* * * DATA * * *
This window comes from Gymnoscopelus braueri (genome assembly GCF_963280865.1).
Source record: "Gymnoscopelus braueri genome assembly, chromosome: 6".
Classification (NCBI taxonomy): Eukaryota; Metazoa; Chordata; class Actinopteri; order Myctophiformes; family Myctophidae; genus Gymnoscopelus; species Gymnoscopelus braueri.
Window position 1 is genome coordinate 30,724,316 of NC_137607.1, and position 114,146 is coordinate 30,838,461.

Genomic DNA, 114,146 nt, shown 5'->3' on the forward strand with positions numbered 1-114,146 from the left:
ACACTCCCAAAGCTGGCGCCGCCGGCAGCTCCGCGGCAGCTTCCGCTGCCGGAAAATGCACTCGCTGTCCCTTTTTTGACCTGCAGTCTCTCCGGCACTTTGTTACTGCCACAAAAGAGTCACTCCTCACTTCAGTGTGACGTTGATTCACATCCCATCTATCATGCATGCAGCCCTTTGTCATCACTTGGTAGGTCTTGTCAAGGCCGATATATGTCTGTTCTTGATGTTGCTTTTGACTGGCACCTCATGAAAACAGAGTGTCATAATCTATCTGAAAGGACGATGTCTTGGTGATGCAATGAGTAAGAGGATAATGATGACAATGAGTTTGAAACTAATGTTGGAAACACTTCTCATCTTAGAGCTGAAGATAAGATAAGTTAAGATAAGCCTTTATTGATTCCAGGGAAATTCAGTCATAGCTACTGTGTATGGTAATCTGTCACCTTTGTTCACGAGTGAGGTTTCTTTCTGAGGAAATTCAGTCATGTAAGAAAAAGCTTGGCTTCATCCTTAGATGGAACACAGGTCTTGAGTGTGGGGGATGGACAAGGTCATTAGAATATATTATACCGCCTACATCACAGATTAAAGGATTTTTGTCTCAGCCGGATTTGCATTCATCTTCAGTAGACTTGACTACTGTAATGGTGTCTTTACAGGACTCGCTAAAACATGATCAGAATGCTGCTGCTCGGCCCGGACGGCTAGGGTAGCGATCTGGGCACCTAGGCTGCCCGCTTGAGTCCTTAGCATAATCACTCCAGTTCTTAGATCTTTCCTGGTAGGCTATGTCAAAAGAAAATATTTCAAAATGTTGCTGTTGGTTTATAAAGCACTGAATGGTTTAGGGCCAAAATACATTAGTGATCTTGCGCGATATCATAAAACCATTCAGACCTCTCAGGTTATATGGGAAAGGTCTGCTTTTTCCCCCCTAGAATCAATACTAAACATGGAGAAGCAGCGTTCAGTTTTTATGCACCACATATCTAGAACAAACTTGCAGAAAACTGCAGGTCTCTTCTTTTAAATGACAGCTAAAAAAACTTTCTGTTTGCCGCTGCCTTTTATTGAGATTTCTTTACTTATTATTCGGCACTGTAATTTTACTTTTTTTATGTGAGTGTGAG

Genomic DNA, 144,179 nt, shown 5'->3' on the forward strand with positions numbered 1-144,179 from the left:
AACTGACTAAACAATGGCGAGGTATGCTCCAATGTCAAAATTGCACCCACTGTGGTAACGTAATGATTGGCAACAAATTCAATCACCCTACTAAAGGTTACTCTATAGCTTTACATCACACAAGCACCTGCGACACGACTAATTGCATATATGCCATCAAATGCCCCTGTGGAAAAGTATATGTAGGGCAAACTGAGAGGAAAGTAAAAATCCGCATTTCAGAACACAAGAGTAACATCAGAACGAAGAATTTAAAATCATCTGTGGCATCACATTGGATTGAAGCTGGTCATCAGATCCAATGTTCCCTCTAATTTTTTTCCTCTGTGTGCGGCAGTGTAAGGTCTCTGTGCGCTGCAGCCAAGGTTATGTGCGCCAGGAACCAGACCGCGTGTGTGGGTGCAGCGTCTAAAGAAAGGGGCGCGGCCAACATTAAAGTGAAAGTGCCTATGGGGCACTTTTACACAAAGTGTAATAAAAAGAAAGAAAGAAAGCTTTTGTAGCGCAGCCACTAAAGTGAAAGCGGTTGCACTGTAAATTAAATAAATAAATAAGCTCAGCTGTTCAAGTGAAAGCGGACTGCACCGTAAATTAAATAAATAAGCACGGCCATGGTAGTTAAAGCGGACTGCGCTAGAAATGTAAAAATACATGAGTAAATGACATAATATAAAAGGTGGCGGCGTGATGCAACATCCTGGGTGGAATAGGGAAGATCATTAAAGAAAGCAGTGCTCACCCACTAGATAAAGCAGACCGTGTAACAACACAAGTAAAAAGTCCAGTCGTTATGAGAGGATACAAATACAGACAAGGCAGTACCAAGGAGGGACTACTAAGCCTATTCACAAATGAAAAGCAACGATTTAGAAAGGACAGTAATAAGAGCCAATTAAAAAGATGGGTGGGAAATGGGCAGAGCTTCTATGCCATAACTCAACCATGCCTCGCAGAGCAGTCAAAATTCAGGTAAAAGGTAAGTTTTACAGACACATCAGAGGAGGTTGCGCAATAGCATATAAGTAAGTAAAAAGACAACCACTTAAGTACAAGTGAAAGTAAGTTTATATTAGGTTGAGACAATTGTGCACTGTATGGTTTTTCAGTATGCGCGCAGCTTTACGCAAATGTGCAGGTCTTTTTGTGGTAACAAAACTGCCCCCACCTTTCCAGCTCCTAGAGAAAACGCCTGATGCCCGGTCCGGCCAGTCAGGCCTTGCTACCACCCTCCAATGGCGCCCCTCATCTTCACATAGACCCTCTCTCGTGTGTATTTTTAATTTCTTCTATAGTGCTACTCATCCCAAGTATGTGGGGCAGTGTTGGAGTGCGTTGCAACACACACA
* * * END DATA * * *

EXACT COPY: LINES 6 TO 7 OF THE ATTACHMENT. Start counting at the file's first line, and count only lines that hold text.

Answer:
ACACTCCCAAAGCTGGCGCCGCCGGCAGCTCCGCGGCAGCTTCCGCTGCCGGAAAATGCACTCGCTGTCCCTTTTTTGACCTGCAGTCTCTCCGGCACTTTGTTACTGCCACAAAAGAGTCACTCCTCACTTCAGTGTGACGTTGATTCACATCCCATCTATCATGCATGCAGCCCTTTGTCATCACTTGGTAGGTCTTGTCAAGGCCGATATATGTCTGTTCTTGATGTTGCTTTTGACTGGCACCTCATGAAAACAGAGTGTCATAATCTATCTGAAAGGACGATGTCTTGGTGATGCAATGAGTAAGAGGATAATGATGACAATGAGTTTGAAACTAATGTTGGAAACACTTCTCATCTTAGAGCTGAAGATAAGATAAGTTAAGATAAGCCTTTATTGATTCCAGGGAAATTCAGTCATAGCTACTGTGTATGGTAATCTGTCACCTTTGTTCACGAGTGAGGTTTCTTTCTGAGGAAATTCAGTCATGTAAGAAAAAGCTTGGCTTCATCCTTAGATGGAACACAGGTCTTGAGTGTGGGGGATGGACAAGGTCATTAGAATATATTATACCGCCTACATCACAGATTAAAGGATTTTTGTCTCAGCCGGATTTGCATTCATCTTCAGTAGACTTGACTACTGTAATGGTGTCTTTACAGGACTCGCTAAAACATGATCAGAATGCTGCTGCTCGGCCCGGACGGCTAGGGTAGCGATCTGGGCACCTAGGCTGCCCGCTTGAGTCCTTAGCATAATCACTCCAGTTCTTAGATCTTTCCTGGTAGGCTATGTCAAAAGAAAATATTTCAAAATGTTGCTGTTGGTTTATAAAGCACTGAATGGTTTAGGGCCAAAATACATTAGTGATCTTGCGCGATATCATAAAACCATTCAGACCTCTCAGGTTATATGGGAAAGGTCTGCTTTTTCCCCCCTAGAATCAATACTAAACATGGAGAAGCAGCGTTCAGTTTTTATGCACCACATATCTAGAACAAACTTGCAGAAAACTGCAGGTCTCTTCTTTTAAATGACAGCTAAAAAAACTTTCTGTTTGCCGCTGCCTTTTATTGAGATTTCTTTACTTATTATTCGGCACTGTAATTTTACTTTTTTTATGTGAGTGTGAG

Genomic DNA, 144,179 nt, shown 5'->3' on the forward strand with positions numbered 1-144,179 from the left: